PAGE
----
H1B Temporary Worker

  • H-1B status strictly tied to employment and specific employer.
  • Specialty occupation (specialized knowledge, must have Bachelor's degree).
  • Employer files application with USCIS to petition for approval of H status for the beneficiary (employee).

Eligibility Requirements

  • On payroll (part-time okay);
  • Specialty Occupation – minimum Bachelor's degree;
  • Must be eligible based on previous H status (maximum of six years allowed);
  • J1 Exchange Visitors subject to the two-year home rule are not eligible.


  • Complete H visa Information Form (in forms library);
  • Check Requests for fees;
  • Export Compliance Certification (forms library).
  • UCAR files application with USCIS
    • Prevailing wage must be determined (very strict regulations and if changes happen, such as change in FTE, change in position, change in location, etc., a new wage must be determined and new application filed);
    • Lab/Program must post a notice near the employee's work location;
  • Wait for USCIS approval (currently two to four months);
  • Premium Processing service is available for an additional $1225 (response within 15 calendar days and can be paid for by the employer or the employee);
  • Once approved, employee is able to set up a visa interview at Consulate;
  • H-1B holder can enter the US up to 10 days prior to the start date on their approval notice (start date = first day of employment);
  • Duration of stay reflected by I-94;
  • If currently in U.S., an Approval Notice will be sent reflecting the employee's new H status along with a new I-94 card.


  • Maximum time allowed in H-1B status is six years, in three-year increments.
  • An alien who has been in H-1B status for the maximum six years is generally not eligible H-1B status until he or she has resided and been physically outside of the U.S. for one year, at which point the 6-year eligibility clock can be set to "restart" and the alien becomes eligible for a new period of H-1B stay. Brief trips back to the United States in a status other than H or L are permitted, but do not count towards fulfillment of the required time abroad.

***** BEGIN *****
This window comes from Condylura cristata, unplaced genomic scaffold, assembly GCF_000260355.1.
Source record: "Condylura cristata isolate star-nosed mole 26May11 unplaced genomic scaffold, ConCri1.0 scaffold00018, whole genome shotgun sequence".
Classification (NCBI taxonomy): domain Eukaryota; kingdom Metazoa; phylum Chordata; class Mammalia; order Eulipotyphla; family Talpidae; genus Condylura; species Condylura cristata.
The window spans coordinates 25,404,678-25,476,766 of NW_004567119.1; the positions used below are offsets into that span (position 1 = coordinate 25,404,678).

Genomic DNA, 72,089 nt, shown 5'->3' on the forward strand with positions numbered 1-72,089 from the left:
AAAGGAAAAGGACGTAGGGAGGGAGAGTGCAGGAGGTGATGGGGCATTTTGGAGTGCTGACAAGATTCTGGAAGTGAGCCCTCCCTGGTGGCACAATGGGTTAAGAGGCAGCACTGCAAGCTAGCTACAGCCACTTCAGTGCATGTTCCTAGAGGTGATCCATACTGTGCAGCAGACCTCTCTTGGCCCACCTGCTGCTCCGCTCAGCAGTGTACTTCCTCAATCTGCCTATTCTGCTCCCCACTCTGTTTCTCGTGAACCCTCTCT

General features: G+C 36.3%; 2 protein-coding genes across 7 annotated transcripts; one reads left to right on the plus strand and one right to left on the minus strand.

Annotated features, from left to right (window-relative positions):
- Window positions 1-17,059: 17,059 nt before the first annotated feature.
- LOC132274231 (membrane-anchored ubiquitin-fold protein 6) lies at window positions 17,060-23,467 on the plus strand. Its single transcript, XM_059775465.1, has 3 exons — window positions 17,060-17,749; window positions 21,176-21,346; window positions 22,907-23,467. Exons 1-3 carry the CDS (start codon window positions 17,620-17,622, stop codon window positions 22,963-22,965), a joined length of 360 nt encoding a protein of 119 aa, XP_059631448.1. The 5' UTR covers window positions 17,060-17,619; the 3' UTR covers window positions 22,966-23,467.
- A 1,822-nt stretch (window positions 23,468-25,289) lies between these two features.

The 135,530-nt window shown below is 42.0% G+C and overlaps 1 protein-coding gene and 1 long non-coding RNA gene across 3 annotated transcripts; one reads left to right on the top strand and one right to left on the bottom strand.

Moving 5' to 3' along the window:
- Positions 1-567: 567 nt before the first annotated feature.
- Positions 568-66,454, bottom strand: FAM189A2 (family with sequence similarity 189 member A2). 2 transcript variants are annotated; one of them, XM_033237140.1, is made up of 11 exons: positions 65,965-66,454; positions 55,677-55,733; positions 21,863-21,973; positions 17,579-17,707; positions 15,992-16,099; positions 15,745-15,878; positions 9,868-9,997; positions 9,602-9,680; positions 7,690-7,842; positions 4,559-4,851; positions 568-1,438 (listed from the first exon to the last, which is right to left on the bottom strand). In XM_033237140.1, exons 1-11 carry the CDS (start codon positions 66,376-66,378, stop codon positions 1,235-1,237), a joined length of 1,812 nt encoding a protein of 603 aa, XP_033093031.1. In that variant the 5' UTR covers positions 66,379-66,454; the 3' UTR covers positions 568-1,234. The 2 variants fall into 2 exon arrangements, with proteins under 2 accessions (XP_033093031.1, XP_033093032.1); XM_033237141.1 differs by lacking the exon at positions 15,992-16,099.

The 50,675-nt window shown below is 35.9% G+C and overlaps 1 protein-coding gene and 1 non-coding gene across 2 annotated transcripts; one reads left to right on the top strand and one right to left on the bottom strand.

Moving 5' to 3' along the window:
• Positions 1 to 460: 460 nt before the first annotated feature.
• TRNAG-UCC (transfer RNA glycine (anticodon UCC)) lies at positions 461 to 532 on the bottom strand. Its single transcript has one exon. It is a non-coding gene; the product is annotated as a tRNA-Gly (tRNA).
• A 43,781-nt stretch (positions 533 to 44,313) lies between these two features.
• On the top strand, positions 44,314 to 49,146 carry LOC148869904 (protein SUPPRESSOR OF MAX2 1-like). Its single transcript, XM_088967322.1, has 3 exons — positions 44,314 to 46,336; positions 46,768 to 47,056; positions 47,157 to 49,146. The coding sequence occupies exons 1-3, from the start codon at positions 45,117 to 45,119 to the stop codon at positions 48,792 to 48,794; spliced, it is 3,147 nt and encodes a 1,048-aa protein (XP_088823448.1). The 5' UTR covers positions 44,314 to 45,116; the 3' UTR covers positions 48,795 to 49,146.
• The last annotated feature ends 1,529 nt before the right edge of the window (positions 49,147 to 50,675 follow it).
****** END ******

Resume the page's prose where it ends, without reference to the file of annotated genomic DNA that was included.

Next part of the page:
• H-1B status is tied to employment and a specific employer.
    • A UCAR H-1B holder cannot work for another institution unless that institution applies for a concurrent H.
    • Alternatively, an H holder sponsored by another organization cannot work for UCAR unless a transfer is processed.

Special Topics

  • Portability
    • When transferring employers, the new employee can start working once the application is filed and receipt received (do not have to wait for approval).
  • An H holder can have concurrent H visas with more than one employer (full or part-time).
  • Whenever a significant change in employment occurs, a new petition will need to be filed with USCIS (change in hours, salary, location).


  • No restrictions on travel within the U.S. (always carry H approval document/passport);
  • Travel abroad can impact a pending H application;
  • In order to travel internationally, a visitor needs the following to re-enter the U.S.:
    • Valid Passport;
    • Valid H Visa Stamp;
    • Current Approval Notice (I-797);
    • Employment Verification Letter from Human Resources.
  • Employee may need a visa to enter a 3rd country (Check with consulate of the country to determine requirements).
  • UCAR immigration services does not handle non-U.S. visas.
  • No regulations that limit amount of time out of the U.S., as long as employee remains on payroll.
  • Unpaid leaves of absence are acceptable if the employee requests the leave and they will be returning to their job after the leave. Please notify Immigration Specialist.


  • May not apply for extension until six months before expiration date.
  • Processing times currently about 2-4 months.
  • Basically the same process:
    • UCAR files application,
    • Prevailing wage,
    • Posting notice.
  • Employee will receive new Approval Notice with new dates.
  • When an extension is filed, there is 240-day grace period while the application is pending in which the employee can continue to work, even if prior H status has expired.

Ending visit

  • No grace period once an H-1B holder is no longer employed (H status is strictly tied to employment)
  • Technically need to leave the U.S. immediately, even though this is very unrealistic.
  • HR sends letter to USCIS to notify them of employment terminations of H-1B holders

Things to remember for H-1B Employees

  • Change in work location, job duties or reduction of hours or salary must be reported to immigration specialist so an amended application can be filed.
  • Application process is long (3-5 months total) so plan accordingly.
  • Premium Processing service is available for a fee.
  • If an H-1B employee’s employment is terminated prior to the end date on their H-1B petition, we are responsible for paying for return airfare back to their home country.